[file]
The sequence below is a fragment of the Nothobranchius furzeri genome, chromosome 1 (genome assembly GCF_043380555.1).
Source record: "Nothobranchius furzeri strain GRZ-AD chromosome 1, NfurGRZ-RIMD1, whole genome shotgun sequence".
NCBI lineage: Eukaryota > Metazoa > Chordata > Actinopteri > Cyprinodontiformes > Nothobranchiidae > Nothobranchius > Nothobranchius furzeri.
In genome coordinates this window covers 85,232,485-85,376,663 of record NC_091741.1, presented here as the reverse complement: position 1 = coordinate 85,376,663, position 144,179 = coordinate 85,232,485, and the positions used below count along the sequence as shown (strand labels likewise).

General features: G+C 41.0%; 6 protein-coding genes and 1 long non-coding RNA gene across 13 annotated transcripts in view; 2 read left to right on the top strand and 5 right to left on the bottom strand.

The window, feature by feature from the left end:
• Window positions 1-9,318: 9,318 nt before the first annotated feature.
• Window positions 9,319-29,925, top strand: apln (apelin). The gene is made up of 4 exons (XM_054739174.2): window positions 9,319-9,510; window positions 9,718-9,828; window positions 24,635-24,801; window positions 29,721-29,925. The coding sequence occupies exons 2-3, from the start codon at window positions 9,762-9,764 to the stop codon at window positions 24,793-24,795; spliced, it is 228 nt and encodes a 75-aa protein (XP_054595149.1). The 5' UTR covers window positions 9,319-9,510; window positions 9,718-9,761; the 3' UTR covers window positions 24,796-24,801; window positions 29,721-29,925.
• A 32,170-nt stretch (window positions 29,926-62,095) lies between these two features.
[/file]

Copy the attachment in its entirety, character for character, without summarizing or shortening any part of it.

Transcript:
The sequence below is a fragment of the Nothobranchius furzeri genome, chromosome 1 (genome assembly GCF_043380555.1).
Source record: "Nothobranchius furzeri strain GRZ-AD chromosome 1, NfurGRZ-RIMD1, whole genome shotgun sequence".
NCBI lineage: Eukaryota > Metazoa > Chordata > Actinopteri > Cyprinodontiformes > Nothobranchiidae > Nothobranchius > Nothobranchius furzeri.
In genome coordinates this window covers 85,232,485-85,376,663 of record NC_091741.1, presented here as the reverse complement: position 1 = coordinate 85,376,663, position 144,179 = coordinate 85,232,485, and the positions used below count along the sequence as shown (strand labels likewise).

General features: G+C 41.0%; 6 protein-coding genes and 1 long non-coding RNA gene across 13 annotated transcripts in view; 2 read left to right on the top strand and 5 right to left on the bottom strand.

The window, feature by feature from the left end:
• Window positions 1-9,318: 9,318 nt before the first annotated feature.
• Window positions 9,319-29,925, top strand: apln (apelin). The gene is made up of 4 exons (XM_054739174.2): window positions 9,319-9,510; window positions 9,718-9,828; window positions 24,635-24,801; window positions 29,721-29,925. The coding sequence occupies exons 2-3, from the start codon at window positions 9,762-9,764 to the stop codon at window positions 24,793-24,795; spliced, it is 228 nt and encodes a 75-aa protein (XP_054595149.1). The 5' UTR covers window positions 9,319-9,510; window positions 9,718-9,761; the 3' UTR covers window positions 24,796-24,801; window positions 29,721-29,925.
• A 32,170-nt stretch (window positions 29,926-62,095) lies between these two features.